For some years, I lived in the delightfully quaint hill town of Rye, with its mix of black-tarred timber warehouses, steep cobbled streets and half-timbered cottages; an island rising out of the Romney Marshes, that mysterious landscape of big skies, sudden sea mists, and bleating sheep.
In the early years of the 20th century, Rye was a thriving intellectual and artistic community, and when I lived there, the town still had more than its share of arty eccentrics, and was proud of its cultural heritage. A suggested visit to neighbouring Bexhill-on-Sea was usually met with an incredulous why?
Bexhill was late off the starting blocks as a seaside resort, and although it has some interesting Edwardian buildings, it was the residential boom of the 1920s and 30s that saw the town develop into a pleasant but non-descript retirement resort. The local landowner, the 9th Earl de la Warr, mayor of Bexhill, had a vision; to create a seaside ‘people’s palace’, subsequently called the De la Warr Pavilion, to provide culture and entertainment for the masses, and help stimulate the local economy. Not for Bexhill the dodgems, crazy golf, candy floss, seaside rock, kiss-me-quick hats, and vulgar amusement arcades of neighbouring Hastings, but something more socialist, more elevating.
In 1935, following an architectural competition, Erich Mendelsohn, and Serge Chermayeff were chosen to build a concrete and steel Modernist building of white stuccoed walls punctuated by large steel windows, and with wrap around cantilevered balconies and a roof terrace like the deck of an ocean liner.
Considered to be one of the finest 1930s buildings in the country, its moment of glory was brief, and it subsequently suffered a chequered history. When I lived in Rye it was a sad shadow of its former self, abandoned because it didn’t meet Health and Safety requirements, with ugly 1960s alterations, and deteriorating badly under the corrosive effects of the salt spray.
A renewal of interest in the architecture of the 1930s and its Grade 1 listing by English Heritage led to a trust being set up and Heritage Lottery and Arts Council funding being granted for its restoration and refurbishment, completed in 2005, and it is somewhere I have been keen to first ever since. The Pavilion is now used as a theatre, and centre for contemporary arts.
The building holds many surprises. The iconic glass stair tower, like many features of buildings of the Modern Movement is best seen as an exciting space to move through, rather than something to be viewed from a static viewpoint; whilst the blank functionality of the other external elevations seems shockingly modern. A use still has to be found for that deserted stupendous roof deck, but the worst thing was that the building was stranded in its surroundings like a beached ocean liner.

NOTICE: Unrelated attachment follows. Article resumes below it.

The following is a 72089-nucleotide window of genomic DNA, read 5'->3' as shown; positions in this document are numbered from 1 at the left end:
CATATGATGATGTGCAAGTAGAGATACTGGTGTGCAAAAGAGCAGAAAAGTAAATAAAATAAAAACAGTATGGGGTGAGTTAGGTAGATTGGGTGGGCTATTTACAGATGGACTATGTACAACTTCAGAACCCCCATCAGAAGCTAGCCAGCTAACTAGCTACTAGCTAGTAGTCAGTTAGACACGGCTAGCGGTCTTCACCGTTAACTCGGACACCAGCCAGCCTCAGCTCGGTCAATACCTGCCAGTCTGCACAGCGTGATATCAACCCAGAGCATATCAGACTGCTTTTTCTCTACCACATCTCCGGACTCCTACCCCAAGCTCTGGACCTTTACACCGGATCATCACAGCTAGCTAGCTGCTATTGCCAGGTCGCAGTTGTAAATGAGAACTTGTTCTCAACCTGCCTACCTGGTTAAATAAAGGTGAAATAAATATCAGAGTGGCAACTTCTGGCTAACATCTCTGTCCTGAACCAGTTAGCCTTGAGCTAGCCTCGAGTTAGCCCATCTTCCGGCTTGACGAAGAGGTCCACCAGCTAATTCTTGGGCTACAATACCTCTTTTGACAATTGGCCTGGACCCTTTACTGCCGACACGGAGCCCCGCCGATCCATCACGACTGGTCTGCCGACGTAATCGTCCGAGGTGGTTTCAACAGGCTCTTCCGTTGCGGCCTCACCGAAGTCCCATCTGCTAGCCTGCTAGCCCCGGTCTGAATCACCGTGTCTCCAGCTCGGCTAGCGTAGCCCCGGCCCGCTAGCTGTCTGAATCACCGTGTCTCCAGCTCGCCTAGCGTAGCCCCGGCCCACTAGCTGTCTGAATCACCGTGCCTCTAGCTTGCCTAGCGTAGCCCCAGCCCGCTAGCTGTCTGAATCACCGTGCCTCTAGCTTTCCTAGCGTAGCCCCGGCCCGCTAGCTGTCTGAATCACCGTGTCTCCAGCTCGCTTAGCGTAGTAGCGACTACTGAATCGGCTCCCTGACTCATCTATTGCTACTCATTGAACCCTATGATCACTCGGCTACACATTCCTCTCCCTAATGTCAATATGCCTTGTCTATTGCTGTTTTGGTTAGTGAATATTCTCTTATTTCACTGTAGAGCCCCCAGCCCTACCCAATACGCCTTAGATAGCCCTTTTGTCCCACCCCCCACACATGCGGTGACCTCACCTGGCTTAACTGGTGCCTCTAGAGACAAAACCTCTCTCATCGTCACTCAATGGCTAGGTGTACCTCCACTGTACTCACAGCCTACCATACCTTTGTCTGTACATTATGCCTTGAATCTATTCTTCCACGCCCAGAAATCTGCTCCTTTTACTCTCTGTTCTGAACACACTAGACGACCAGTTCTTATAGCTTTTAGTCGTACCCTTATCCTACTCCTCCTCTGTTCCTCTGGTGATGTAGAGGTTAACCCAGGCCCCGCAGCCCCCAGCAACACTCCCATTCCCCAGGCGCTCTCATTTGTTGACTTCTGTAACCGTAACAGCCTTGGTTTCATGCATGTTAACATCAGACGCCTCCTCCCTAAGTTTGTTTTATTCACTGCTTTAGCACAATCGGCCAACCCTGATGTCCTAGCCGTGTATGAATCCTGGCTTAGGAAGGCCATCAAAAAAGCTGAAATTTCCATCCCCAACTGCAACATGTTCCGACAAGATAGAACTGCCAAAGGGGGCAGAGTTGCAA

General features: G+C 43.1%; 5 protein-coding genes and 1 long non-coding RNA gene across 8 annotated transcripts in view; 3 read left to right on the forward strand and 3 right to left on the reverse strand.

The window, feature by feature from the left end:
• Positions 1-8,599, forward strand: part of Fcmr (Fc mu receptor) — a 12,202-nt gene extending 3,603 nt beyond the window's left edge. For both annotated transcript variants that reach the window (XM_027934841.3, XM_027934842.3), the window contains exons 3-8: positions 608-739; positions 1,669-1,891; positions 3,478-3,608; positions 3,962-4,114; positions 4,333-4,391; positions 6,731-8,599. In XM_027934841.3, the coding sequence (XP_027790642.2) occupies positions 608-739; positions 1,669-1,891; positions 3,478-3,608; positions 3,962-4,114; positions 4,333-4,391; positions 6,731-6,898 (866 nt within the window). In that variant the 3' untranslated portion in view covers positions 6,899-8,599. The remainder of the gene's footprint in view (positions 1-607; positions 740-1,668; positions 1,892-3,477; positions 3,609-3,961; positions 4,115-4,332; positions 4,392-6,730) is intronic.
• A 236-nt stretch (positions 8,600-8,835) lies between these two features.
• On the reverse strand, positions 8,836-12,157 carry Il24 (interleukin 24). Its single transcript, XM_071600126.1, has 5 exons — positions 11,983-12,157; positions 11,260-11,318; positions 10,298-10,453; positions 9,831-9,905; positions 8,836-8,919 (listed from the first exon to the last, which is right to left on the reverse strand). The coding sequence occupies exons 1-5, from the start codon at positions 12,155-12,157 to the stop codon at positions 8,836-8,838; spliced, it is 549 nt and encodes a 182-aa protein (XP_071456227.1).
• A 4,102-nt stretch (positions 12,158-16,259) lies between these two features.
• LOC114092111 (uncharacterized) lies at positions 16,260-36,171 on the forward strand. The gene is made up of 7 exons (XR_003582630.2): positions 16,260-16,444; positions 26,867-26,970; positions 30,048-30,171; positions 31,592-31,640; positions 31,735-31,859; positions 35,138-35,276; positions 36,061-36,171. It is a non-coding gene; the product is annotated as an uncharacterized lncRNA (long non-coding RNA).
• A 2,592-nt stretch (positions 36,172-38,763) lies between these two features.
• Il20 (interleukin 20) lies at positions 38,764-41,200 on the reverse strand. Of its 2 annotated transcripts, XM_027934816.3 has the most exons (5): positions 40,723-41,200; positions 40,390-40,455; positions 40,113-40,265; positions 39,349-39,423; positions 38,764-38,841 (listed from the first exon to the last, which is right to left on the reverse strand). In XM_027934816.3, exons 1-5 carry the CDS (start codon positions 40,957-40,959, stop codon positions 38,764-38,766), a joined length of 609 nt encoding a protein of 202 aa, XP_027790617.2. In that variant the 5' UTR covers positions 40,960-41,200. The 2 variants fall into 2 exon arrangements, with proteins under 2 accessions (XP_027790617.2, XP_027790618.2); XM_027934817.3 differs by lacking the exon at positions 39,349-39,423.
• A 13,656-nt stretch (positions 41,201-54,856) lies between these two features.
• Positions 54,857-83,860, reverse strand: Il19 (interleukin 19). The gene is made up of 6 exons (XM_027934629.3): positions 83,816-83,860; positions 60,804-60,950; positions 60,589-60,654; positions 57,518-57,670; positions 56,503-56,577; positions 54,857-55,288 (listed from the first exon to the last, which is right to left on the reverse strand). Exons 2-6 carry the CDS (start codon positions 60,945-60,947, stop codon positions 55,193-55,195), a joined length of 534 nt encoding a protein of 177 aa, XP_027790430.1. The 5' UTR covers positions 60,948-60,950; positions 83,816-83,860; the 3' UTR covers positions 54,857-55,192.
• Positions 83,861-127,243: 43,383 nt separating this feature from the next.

However, in 2010 urban and landscape designers HTA were appointed to rethink the wider landscape setting of the Pavilion, the adjoining West Promenade, the Colonnade and the Rowing Club. In landscaping terms the completed scheme is good because the understated spaces around the Pavilion ground the building in the landscape, and are complemented by high quality paving and lighting.
The predominant planting of grasses works well, and is reminiscent of seaside sand dunes. However, parts of the West Promenade are less successful. Whilst having good street and play furniture and stylish new seaside shelters, the planting is disappointingly timid.
A very exposed windy site subject to salt laden spray is a challenge, and there is a limited range of plants and grasses that will thrive, and it was a brave decision to move away from showy petunias and pelargoniums in the face of local opposition.
On one side of the wide West Promenade is the majestic sweep of the horizon and unhindered views of the sea, and on the other a dead straight seafront of uninspiring seven and eight storey 1960s apartment blocks cluttered with parking bays. Here, the available space is as narrow as 1.5m, and I find garden designer Noel Kingsbury’s planting seems to ignore the scale of the setting. It is too domestic, a conciliatory half-way house to seaside summer bedding. However, further along, behind the beach huts, where the beds can be wider it works much better. This is a fairly small quibble in an otherwise excellent scheme.
The restored De la Warr Pavilion inspired, delighted and surprised me, and its new landscape setting is a credit to the foresight of the local authority, Rother District Council, and to the imagination of the landscape architects. Bexhill is at last a destination, its seafront firmly on the map, and well worth a visit.
Where: De la Warr Pavilion, Marina, Bexhill-on-Sea, east Sussex TN40 1DP
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